FTC Policy Statements, Reports and Warning Letters: Why Are There So Many?  |  JD Supra

FTC Policy Statements, Reports and Warning Letters: Why Are There So Many? | JD Supra

The FTC has a long history of using policy statements, public workshops, reports, and warning letters to influence the market and communicate its thinking on key issues and aspects of its mission. Examples of my tenure at the FTC include workshops and reports on big data, data brokers, mobile payments, and the Internet of Things; policy statements on the misleading formatting of homeopathic medicine advertisements and claims; and warning letters to a range of companies making health claims (see here, here and here, for example).

The current FTC has embraced this strategy with enthusiasm, issuing multiple statements, reports and letters announcing new policies and priorities, as well as police “crackdowns” it has launched or is planning. While some of these statements come from the Commission and some from staff, the effect is largely the same – companies subject to FTC jurisdiction pay attention (or should).

It is worth pausing for a moment to recall some of these most significant statements since Lina Khan became president. (I’m focusing here on the FTC’s consumer protection mission, though there are plenty of antitrust examples as well.) Consider this:

  • Tech@FTC Blogpost on Breach Disclosures (emphasizing the importance of breach notification and stating that the FTC precedent shows that companies have a legal obligation to provide it under FTC law) (May 20, 2022)
  • Commission Policy Statement on EdTech and COPPA (emphasizing COPPA’s substantial limitations on the use of EdTech in schools and the FTC’s commitment to cracking down on illegal surveillance of children in this area) (May 19, 2022)
  • Commission’s Enforcement Policy Statement Regarding Negative Option Marketing (warning companies that the FTC is stepping up enforcement against illegal tactics that induce or trick consumers into purchasing subscription services – aka “dark patterns “) (October 28, 2021)
  • Criminal Violation Letters for False Tax Reporting (announcing that the FTC has sent warning letters to more than 1,100 companies, setting the stage for stiff penalties under Section 5(m)(1) ( (b) of the FTC Act if any of these companies make deceptive claims to make money in the future) (October 28, 2021)
  • FTC 6(b) Staff Report on Internet Service Providers (finding that ISPs collect significant amounts of personal data while giving consumers few options to stop it) (October 21, 2021).
  • Criminal Violation Letters for False Reviews and Other Deceptive Approvals (announcing warning letters to over 700 companies, laying the groundwork for future penalties for deceptive approvals) (October 13, 2021)
  • Penalty Offense Letters for False Claims by For-Profit Colleges (announcing warning letters to 70 for-profit colleges, laying the groundwork for future penalties for false promises regarding job and income prospects) (October 6, 2021)
  • Commission statement on breaches by health apps and other connected devices (“clarifying” that health apps and connected devices are “health care providers”, subject to the PHR health breach notification rule of the FTC) (September 15, 2021)

More such statements and advice are in the queue. For example, on October 19, 2022, the FTC is hosting a virtual event on protecting children from “stealth advertising” in digital media, which could lead to the development of new policies, or even the development of rules or regulations. to the application (see our disclaimer on an FTC regulation of advertising to children here). The FTC is also in the process of updating its dot.com approval guides and disclosure guidelines and (presumably) completing the 6(b) study it launched in 2020 regarding social media and services. video streaming.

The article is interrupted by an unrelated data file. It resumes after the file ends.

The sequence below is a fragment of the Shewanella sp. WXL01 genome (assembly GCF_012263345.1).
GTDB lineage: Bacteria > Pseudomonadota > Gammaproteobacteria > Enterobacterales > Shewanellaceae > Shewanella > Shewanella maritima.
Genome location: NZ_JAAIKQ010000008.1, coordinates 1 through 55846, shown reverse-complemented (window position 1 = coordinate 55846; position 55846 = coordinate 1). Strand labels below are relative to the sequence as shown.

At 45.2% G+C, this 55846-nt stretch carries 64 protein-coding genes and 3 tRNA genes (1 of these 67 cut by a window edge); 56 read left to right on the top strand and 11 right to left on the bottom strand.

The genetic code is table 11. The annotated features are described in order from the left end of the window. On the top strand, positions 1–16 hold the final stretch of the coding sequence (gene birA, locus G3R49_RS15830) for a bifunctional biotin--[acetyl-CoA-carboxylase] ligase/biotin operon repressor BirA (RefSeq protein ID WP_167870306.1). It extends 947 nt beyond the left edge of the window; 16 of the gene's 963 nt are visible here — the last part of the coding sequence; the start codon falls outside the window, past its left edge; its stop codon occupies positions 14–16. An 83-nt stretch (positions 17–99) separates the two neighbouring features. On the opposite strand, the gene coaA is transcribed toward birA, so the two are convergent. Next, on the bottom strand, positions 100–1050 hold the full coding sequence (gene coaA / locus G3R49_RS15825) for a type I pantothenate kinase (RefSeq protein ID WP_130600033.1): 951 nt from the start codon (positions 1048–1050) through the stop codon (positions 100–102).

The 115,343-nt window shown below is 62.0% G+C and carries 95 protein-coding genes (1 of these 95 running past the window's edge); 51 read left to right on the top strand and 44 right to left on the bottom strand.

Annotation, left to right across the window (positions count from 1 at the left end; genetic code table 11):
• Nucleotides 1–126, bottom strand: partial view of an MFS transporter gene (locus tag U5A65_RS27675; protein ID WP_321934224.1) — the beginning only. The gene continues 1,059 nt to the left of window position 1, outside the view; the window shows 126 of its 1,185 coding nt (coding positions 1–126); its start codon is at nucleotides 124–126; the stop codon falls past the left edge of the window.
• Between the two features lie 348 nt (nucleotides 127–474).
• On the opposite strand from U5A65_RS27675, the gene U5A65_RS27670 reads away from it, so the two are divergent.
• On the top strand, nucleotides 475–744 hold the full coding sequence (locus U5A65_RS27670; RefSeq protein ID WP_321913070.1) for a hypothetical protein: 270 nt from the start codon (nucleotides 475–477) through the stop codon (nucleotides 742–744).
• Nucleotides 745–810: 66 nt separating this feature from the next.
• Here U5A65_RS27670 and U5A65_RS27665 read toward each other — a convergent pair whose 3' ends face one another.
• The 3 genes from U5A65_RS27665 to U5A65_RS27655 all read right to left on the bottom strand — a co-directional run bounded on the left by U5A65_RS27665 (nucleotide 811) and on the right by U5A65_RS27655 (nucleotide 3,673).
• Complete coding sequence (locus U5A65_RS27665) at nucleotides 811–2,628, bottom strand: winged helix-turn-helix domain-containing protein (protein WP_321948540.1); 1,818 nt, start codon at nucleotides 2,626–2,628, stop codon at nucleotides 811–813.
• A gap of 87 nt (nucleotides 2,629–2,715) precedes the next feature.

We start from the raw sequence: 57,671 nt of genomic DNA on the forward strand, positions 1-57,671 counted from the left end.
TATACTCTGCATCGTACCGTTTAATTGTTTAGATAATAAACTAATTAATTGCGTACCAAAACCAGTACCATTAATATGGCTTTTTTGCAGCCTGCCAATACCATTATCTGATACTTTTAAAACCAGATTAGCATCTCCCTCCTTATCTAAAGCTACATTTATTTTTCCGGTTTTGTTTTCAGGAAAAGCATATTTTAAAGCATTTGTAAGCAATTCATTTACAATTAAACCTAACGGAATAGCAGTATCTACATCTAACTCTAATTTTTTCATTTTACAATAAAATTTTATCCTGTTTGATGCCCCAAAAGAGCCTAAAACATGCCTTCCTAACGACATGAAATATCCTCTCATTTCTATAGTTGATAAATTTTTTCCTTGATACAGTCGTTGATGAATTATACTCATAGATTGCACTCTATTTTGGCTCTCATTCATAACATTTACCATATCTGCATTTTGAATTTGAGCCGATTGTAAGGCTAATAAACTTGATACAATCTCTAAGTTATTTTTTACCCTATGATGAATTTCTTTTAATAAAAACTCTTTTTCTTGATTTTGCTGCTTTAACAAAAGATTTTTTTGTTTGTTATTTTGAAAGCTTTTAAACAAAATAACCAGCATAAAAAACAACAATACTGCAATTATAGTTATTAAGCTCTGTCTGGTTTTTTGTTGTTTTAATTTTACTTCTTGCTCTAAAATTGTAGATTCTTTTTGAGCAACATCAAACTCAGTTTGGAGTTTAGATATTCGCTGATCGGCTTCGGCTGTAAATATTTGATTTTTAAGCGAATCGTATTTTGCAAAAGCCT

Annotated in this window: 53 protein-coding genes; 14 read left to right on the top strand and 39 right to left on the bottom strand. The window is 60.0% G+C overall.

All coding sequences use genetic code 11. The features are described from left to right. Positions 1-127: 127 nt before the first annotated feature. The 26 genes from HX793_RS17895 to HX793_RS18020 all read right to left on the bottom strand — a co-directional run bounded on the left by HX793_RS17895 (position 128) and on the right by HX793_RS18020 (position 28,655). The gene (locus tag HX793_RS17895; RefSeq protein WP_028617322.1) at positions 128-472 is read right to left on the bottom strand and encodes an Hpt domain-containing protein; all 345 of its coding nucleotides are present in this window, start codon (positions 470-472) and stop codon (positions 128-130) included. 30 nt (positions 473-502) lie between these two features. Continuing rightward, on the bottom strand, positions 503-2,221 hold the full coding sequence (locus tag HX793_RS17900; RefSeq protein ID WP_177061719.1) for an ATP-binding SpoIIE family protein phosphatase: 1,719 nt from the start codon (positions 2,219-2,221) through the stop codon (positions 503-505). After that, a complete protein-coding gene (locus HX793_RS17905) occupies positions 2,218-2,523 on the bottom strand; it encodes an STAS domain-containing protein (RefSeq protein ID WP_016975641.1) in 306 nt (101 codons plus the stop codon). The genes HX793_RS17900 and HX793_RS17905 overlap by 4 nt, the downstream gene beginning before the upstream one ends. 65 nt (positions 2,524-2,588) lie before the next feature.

Why does the FTC use these tools so much? These statements are making headlines. They can change corporate behavior faster than a consent order (or certainly a lengthy trial). The FTC may be concerned about the lack of time before the midterm elections or the next presidential election. Further, policy statements, reports, and warning letters allow the FTC to articulate the principles exactly as it wishes – without being tied to the particular facts of a case.

However, it is important to recognize that these statements and warnings do not themselves constitute law enforcement (despite the FTC’s repeated use of terms such as “suppression” and “acceleration”), and do not provide the previous effort of a contentious case, or even the “soft” precedent of a consent order. Additionally, the FTC’s enforcement follow-up here (even with respect to statements and warnings from a year ago) has so far been thin. I also can’t help mentioning that some of the FTC’s statements advance dubious legal theories that may not survive if tested in court or when new management takes over – such as the assertion of the FTC that the FTC’s breach notification rule covers virtually all health apps (see our previous article here) and the assertion that the FTC’s precedent establishes breach notification obligations under the law on the FTC.

Yet these announcements tell us a lot about how the current FTC analyzes issues, how it views its priorities, and how it wants to be perceived by the public. Statements can also help us predict the legal theories, claims, and remedies that the FTC will seek to include in cases it brings.

Time will tell if these policy statements will have any lasting impact on consumer protection law or even guide the FTC’s efforts beyond the next few months. For now, however, companies would be wise to review their business practices with these statements and caveats in mind, and be prepared to do their best and/or mount their best defenses, should the FTC come to a decision. call them.

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